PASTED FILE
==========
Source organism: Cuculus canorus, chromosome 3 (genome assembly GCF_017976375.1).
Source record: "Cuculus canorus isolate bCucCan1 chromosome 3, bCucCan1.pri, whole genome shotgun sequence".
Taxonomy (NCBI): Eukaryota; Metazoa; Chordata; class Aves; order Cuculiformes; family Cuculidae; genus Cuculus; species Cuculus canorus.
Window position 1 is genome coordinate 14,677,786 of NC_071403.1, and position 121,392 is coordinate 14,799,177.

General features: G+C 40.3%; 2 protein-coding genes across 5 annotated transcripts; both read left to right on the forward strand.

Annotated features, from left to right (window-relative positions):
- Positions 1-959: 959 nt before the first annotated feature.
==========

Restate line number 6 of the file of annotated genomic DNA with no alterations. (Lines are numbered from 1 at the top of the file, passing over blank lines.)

Annotated features, from left to right (window-relative positions):